No contradiction between these two statements, though. If we consider family loyalty of the utmost importance, which we naturally do. To put our family ties even in second place, after God, after Christ—doing that can seem, to family members who would insist on having first place, like hatred.

elgrecochristcrossBut let’s keep going: If anyone comes to me without hating even his own life, he cannot be my disciple.

At yet a different point in His pilgrim life, the Lord Jesus predicted His Passion, and the Jews listening to Him asked, “He is not going to kill himself, is he?”

Whoever does not carry his own cross, and come after me, cannot be my disciple.

Seems to me like we have long since reached the point where successfully interpreting all this is way above my paygrade. So let me quote St. John Chrysostom:

“He means not that we should place a beam of wood on our shoulders, but that we should ever have death before our eyes.”

Always have death before our eyes.

Listen, I love to stay up late and watch election returns as much as the next guy. At the same time, I’m also just as much against “rampant secularism” as the next religious guy. But I think we need to pause and think about what “secularization” really means.

St John Chrysostom in St PatricksThe saeculum, the century, the current age, involves: elections, smartphones, getting married, having children, cars, college basketball seasons, hamburgers, turkeys, Thanksgiving-dinner arguments, highway construction, tv shows and movies, e-mail and appointments, traveling for work and/or pleasure, having a job, sleeping, buying and wearing clothes, catching colds and getting over them.

By all the same tokens, the saeculum, these years in which we live, also provides us with our one and only known opportunity to: praise God, be kind, welcome strangers, help people who need help, seek the truth and stand up for it with courage, learn, read, see beautiful things and listen to beautiful music, grow, expand our minds and hearts by seeking and loving the Good and the True.

To live for this life only is a kind of suicide. By this time next century we will all be dust and ashes. No one will remember even a single one of all the fascinating comments we made.

That said, committing suicide is also a clear form of suicide. These days we have now–they come from God, out of His infinite love. Even the hardest of them–especially the hardest, most painful days—they come as the most precious gifts.

Every second of every minute of every day He gives us serves a purpose: We can love Him and our neighbor right now. Thereby transforming ourselves, little by little, into something that can actually endure forever, like God.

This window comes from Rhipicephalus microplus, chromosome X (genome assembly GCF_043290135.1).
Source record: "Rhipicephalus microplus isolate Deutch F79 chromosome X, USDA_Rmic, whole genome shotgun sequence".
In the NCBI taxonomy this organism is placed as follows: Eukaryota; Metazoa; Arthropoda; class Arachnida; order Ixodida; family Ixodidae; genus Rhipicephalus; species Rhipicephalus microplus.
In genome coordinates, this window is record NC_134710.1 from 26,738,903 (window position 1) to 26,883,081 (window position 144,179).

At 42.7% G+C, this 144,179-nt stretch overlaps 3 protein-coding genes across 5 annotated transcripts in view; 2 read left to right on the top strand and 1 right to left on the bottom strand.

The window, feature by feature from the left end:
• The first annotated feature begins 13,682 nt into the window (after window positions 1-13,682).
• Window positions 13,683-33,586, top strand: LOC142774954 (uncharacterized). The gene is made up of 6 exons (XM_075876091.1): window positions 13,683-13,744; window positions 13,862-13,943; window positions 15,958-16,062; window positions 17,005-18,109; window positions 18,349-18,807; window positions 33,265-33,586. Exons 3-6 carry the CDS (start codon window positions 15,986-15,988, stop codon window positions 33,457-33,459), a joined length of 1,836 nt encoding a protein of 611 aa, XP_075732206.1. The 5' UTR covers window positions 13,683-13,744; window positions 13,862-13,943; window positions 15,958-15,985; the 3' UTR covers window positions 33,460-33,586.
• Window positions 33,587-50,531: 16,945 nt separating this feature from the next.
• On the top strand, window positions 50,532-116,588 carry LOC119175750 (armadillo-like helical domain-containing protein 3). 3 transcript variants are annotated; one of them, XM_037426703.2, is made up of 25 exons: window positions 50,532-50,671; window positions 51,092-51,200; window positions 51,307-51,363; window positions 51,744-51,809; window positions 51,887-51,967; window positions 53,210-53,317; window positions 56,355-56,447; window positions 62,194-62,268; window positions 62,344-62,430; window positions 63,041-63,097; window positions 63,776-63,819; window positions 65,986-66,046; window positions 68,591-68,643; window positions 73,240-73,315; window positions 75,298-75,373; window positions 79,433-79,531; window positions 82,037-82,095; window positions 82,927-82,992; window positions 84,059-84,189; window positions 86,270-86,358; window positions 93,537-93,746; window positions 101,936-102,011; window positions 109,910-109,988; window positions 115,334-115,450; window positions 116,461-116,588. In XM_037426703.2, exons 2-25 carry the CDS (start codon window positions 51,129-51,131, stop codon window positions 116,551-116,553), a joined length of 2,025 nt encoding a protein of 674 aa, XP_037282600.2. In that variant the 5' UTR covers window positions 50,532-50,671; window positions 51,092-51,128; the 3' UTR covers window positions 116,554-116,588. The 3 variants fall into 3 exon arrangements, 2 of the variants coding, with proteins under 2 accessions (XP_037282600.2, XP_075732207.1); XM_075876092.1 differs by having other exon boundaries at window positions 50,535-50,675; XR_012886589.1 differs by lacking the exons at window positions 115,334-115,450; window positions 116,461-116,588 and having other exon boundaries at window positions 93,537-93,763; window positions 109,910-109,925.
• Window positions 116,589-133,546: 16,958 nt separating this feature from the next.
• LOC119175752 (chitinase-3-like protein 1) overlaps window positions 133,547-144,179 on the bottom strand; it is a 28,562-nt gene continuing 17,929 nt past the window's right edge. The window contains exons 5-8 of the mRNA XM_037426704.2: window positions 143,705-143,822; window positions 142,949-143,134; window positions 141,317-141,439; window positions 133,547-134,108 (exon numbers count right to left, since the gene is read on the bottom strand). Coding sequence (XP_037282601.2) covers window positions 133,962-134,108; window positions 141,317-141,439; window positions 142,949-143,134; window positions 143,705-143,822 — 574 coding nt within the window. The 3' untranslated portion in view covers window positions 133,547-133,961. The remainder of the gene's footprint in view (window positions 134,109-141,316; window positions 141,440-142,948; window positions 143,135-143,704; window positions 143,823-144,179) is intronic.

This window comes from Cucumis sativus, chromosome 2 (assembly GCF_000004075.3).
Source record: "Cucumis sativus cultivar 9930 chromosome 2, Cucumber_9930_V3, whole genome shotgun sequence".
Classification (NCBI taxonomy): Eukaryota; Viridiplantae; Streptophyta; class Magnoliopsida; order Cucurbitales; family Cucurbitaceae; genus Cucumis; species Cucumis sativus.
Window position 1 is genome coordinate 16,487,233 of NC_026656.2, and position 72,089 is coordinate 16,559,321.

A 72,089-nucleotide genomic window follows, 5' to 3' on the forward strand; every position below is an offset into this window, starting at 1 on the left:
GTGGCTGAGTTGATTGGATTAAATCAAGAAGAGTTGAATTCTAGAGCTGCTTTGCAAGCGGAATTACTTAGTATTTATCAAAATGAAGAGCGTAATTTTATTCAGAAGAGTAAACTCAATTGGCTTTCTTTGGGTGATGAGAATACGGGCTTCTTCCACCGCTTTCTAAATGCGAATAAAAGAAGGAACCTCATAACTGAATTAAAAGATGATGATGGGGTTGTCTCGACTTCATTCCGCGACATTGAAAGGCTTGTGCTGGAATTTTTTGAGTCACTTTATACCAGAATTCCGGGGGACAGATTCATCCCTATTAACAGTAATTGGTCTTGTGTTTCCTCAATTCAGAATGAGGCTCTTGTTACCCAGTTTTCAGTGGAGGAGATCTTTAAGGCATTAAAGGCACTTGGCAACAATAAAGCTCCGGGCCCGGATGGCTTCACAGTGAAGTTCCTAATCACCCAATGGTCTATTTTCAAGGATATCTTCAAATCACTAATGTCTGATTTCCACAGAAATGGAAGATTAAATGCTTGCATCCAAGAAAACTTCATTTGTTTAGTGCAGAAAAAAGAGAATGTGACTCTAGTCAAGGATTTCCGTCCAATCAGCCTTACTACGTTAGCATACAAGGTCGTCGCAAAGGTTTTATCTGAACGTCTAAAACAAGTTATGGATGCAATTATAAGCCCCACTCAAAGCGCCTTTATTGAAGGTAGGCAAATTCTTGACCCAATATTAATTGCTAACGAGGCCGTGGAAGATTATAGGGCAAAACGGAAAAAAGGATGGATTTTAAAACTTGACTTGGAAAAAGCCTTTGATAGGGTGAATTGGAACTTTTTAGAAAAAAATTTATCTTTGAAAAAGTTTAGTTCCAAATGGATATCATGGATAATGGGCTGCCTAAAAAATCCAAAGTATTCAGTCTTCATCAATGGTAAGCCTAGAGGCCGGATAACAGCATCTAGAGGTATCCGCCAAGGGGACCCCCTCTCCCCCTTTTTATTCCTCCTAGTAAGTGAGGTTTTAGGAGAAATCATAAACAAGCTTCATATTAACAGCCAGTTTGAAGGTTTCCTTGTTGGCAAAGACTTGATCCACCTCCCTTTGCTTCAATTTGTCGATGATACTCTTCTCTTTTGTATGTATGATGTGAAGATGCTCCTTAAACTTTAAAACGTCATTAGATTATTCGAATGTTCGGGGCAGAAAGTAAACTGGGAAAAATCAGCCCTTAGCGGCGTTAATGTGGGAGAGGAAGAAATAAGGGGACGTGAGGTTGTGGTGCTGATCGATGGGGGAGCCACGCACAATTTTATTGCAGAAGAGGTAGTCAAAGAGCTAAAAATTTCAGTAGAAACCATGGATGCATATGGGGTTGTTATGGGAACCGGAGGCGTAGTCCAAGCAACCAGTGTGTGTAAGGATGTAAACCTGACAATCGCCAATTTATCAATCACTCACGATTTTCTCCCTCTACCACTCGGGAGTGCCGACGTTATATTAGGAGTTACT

Religion, Pharisees, and the Genuine Well-Being of Man

da Vinci "Head of a Pharisee"
da Vinci “Head of a Pharisee”
“Who among you, if your son falls into a cistern, would not immediately pull him out”—no matter what day it is? (see Luke 14:5)

Pretty safe to say: We would. If we lived in a place where there were a lot of cisterns for our sons to be falling into. And we would pull our oxen out, too—if we had oxen.

We wouldn’t say to ourselves, “Lordy, it’s the Sabbath! That ox of mine, that son of mine will just have to wait in that cistern ‘till tomorrow. If he drowns? Well, can’t be helped.”

No. We would rescue. Because sons, and even oxen, and other capital investments, pertain to something that takes priority: the genuine well-being of man.

The genuine well-being of man takes absolute priority. It must be the center of religion. Because God—Whom we worship by our religion, Whom we obey by our religion—He wills the genuine well-being of man above all. He made the constellations, and the mountains, and the rainbows, and the chickens, and the dogs, for one reason: to delight us.

I don’t think we can doubt that Jesus was mocking the Pharisees and scholars in His exchange with them about healing on the sabbath. You guys are utterly ridiculous to turn religion into something that thwarts the well-being of man! That is absolutely backwards and ludicrous.

Maybe this is the key to untying a particular knot, when it comes to interpreting the Lord Jesus’ interactions with the Pharisees.

We see and hear Him mocking, criticizing, excoriating the Pharisees and scribes for their ‘traditionalism.’ But Christ Himself embraced tradition with unswerving fidelity: He insisted on the Ten Commandments, on the Passover observances, on the authority of the entire Law and Prophets.

“Pharisaism” does not equal ‘traditionalism,’ simply put. Pharisaism, in the bad sense, is: Religion that thwarts the genuine well-being of man. Religion that thwarts the genuine well-being of man is actually a form of irreligion, a form of self-worship, of idolatry, of paganism.